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Tuesday, 13 January 2015


Directed by: Lynne Ramsay
Written by: Lynne Ramsay, Rory Stewart Kinnear
Starring: Tilda Swinton, Ezra Miller, John C. Reilly
Music by: Jonny Greenwood
Release date: 12 October 2011 (United Kingdom)

If you're a mother unsure about whether or not you want to have children, then congratulations. This movie is your outright worst nightmare. Based on a 2003 novel by Lionel Shriver, We Need to Talk About Kevin is simultaneously a psychological thriller and a horror story, that explores the less glamorous side of motherhood.

Eva Khatchadourian (played magnificently by Tilda Swinton) is a haggard zombie desperately trying to prevent her life from falling apart. She has become a meek and fearful woman, forced to take whatever lackluster job she can get as she's ignored and hated by almost everyone around her. Prior to all of this, her life was exactly how she wanted it to be, but a horrifying incident changed her life forever. The catalyst: her son, Kevin (Ezra Miller).

This is a complex piece heavy on symbolism - some of which is pretty excessive and in-your-face - but most of Lynne Ramsay's direction is subtle, and she demonstrates a penchant for incorporating strong motifs and foreshadowing while strictly following the rule of "show, not tell". From the very beginning there's a never-ending abundance of red symbolising Eva's unwavering guilt, and the audience is left to connect the dots themselves, as the whole movie is played in a non-linear order, like fractured segments of Eva's tormented mind. There's the life she wants, and then there's the life she has.

Kevin is played primarily by Ezra Miller, who is mesmerising in the role. While you might slightly hate yourself for taking a bit of a liking to Kevin due to his somewhat charismatic qualities and snarky remarks, he's a diabolical, sadistic, practically Satanic - albeit intelligent - little monster, but his dark side is only visible to Eva. Kevin's father, Franklin (John C. Reilly), thinks he's a little angel. At a younger age Kevin deliberately soils himself to watch his mother squirm, and shows signs of sociopathic behaviour. Throughout his entire life he devotes himself to making his mother's life as hellish and unbearable as he possibly can. But the character portrayals here are not as black-and-white as they seem.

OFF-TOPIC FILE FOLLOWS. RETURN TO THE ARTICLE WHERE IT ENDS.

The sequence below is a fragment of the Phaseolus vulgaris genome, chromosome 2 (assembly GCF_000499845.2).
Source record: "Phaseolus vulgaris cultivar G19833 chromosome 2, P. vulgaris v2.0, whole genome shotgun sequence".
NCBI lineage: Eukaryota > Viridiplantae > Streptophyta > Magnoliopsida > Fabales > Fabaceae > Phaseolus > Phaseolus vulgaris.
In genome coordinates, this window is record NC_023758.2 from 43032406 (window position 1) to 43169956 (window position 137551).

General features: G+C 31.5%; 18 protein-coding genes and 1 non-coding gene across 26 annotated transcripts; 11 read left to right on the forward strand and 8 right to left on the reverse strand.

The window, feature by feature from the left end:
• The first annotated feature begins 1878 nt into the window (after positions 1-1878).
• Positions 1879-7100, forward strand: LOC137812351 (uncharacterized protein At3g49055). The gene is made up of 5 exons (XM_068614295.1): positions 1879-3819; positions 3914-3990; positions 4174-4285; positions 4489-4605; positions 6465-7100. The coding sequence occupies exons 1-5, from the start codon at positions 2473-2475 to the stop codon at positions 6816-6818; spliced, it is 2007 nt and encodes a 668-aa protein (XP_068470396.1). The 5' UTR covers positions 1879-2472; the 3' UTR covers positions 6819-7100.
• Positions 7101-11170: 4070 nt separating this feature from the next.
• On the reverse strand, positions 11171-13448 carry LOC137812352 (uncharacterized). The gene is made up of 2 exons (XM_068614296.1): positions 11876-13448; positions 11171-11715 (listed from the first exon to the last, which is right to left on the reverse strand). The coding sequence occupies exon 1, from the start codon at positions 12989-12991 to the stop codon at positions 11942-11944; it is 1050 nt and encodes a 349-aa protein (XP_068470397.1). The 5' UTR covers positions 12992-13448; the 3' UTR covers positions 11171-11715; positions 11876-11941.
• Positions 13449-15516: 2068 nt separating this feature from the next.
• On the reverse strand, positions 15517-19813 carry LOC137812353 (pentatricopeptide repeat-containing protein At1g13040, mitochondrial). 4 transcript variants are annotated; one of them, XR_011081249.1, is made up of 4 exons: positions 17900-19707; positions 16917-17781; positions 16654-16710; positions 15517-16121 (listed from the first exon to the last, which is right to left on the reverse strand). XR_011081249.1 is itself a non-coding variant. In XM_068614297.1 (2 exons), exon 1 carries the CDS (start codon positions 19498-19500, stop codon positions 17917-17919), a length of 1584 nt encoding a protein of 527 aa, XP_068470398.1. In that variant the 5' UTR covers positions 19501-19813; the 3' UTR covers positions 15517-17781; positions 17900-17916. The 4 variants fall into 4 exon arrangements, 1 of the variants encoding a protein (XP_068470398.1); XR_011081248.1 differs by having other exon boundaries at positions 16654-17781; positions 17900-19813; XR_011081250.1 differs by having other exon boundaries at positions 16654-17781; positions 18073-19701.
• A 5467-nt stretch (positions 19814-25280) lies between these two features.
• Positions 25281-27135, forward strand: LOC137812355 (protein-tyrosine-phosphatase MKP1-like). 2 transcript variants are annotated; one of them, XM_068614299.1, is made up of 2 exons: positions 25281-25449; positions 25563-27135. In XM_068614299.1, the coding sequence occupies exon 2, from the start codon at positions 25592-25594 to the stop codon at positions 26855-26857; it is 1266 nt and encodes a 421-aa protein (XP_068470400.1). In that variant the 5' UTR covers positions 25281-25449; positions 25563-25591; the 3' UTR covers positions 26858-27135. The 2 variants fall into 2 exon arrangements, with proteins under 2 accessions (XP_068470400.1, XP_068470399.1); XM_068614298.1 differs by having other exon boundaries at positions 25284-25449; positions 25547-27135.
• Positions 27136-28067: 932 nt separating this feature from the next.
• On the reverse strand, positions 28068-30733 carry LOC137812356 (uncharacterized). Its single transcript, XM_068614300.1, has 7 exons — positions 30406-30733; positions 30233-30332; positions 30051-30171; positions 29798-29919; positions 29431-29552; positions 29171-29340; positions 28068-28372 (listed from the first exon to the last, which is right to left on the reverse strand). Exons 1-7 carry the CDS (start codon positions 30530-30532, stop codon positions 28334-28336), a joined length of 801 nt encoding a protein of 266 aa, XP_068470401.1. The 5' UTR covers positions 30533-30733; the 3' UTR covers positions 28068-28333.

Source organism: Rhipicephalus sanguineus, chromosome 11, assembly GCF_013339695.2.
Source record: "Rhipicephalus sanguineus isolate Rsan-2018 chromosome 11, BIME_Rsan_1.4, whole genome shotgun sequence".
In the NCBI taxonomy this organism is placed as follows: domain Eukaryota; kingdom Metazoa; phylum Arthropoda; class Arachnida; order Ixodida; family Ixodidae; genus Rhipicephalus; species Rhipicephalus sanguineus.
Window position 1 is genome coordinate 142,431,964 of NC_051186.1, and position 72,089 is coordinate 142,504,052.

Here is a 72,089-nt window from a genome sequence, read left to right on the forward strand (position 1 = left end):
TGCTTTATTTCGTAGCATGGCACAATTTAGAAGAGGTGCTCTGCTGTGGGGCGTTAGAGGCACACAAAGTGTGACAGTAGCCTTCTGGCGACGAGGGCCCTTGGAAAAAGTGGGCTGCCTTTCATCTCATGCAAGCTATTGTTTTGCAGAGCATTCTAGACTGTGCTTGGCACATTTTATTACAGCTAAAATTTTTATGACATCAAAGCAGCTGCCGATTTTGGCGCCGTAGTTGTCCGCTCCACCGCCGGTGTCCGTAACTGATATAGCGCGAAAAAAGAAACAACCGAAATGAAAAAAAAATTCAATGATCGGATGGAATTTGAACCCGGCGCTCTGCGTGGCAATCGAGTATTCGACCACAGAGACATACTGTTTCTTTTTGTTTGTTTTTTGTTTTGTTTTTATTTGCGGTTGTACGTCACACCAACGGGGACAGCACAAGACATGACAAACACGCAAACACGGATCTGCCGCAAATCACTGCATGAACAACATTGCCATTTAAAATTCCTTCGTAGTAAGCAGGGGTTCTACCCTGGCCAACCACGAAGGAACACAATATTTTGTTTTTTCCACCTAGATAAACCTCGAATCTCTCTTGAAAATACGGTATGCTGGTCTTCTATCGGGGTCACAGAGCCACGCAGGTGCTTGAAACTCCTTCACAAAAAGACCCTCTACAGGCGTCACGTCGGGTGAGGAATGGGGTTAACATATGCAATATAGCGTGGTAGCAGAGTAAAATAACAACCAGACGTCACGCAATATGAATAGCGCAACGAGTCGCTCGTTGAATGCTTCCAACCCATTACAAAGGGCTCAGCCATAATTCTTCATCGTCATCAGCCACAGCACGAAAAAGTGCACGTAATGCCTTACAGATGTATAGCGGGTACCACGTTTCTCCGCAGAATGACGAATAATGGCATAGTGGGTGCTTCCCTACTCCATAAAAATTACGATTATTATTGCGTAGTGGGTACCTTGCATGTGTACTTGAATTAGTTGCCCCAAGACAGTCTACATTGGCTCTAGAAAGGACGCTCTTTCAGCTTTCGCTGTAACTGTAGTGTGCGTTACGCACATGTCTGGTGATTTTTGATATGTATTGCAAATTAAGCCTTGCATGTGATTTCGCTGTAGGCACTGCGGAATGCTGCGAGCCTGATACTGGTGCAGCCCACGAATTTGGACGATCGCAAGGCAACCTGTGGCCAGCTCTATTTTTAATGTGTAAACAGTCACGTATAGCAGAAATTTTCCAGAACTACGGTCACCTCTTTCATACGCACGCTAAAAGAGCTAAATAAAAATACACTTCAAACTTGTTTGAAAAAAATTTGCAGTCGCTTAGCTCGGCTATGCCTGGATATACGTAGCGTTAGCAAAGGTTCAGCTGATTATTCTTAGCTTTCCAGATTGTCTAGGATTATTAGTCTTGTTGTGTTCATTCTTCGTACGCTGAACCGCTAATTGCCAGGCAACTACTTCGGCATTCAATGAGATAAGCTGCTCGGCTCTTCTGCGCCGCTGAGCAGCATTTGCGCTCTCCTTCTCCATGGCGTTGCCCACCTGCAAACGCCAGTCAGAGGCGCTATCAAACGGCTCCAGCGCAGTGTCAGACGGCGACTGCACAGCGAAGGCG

She tries to be loving, but it is evident from the very beginning of her pregnancy that Eva is heavily unconnected to her child. She sits in a apathetic trance while every other woman proudly displays and raves about their new tots, and - free-spirited as ever - she tells a young Kevin that she was happy before he came along, and that instead of changing his diaper, she would much rather be living it up in France. While it's entirely possible that there is no reason why Kevin does what he does, Eva's troubles with Kevin could quite possibly be the result of her unwillingness to accept the responsibilities of maternity and her incompetence as a mother. She absorbs society's feelings towards her, and in her mind, she's more of a villain than Kevin is.

But that's not to say she's a straight-up felon. Far from it. She may not have any particularly desirable qualities, but you feel for her. She's restricted by the necessities of life, just the wrong person with the wrong child at the wrong time. Kevin on the other hand, is completely helpless. From birth he's had defective morals and, since his father sees him as heaven-sent and he has his mother wrapped around his little finger, he's never had any discipline. One of your biggest lingering questions while watching this movie may be why Kevin is how he is. That question is barely ever addressed until the very end. This movie treats its audience with just a bit more respect than most of its ilk, that would most likely incorporate a scene or two with a GP or a school therapist. But even when the source of his malfunction is addressed, it isn't in the conventional way. This movie explores the worst-case scenario of motherhood, a central theme that parenting can quite possibly be a one-way path to destruction. To be honest, when you really get into the meat of it, it's kind of depressing. One viewing could permanently wipe the smile off of a nine-year-old on Christmas morning (not that you should be letting any nine-year-olds watch this on Christmas in the first place). But the issues it addresses are real. It boldly tackles the uglier side of parenting, and the hidden horrors that it could potentially bear. It's bitter food for thought.

We Need to Talk About Kevin is not for the mainstream viewer, and I'm sure there are some out there who will find its audacious content offensive or distasteful. But this is a movie strictly for those who seek more from their moviegoing experiences than simple entertainment. It's not without its somewhat minor imperfections, but it's beautifully made: drenched in foreboding, impeccably paced, driven by two spellbinding central performances, and quite literally gripping from beginning to end. Just don't watch it with your kids.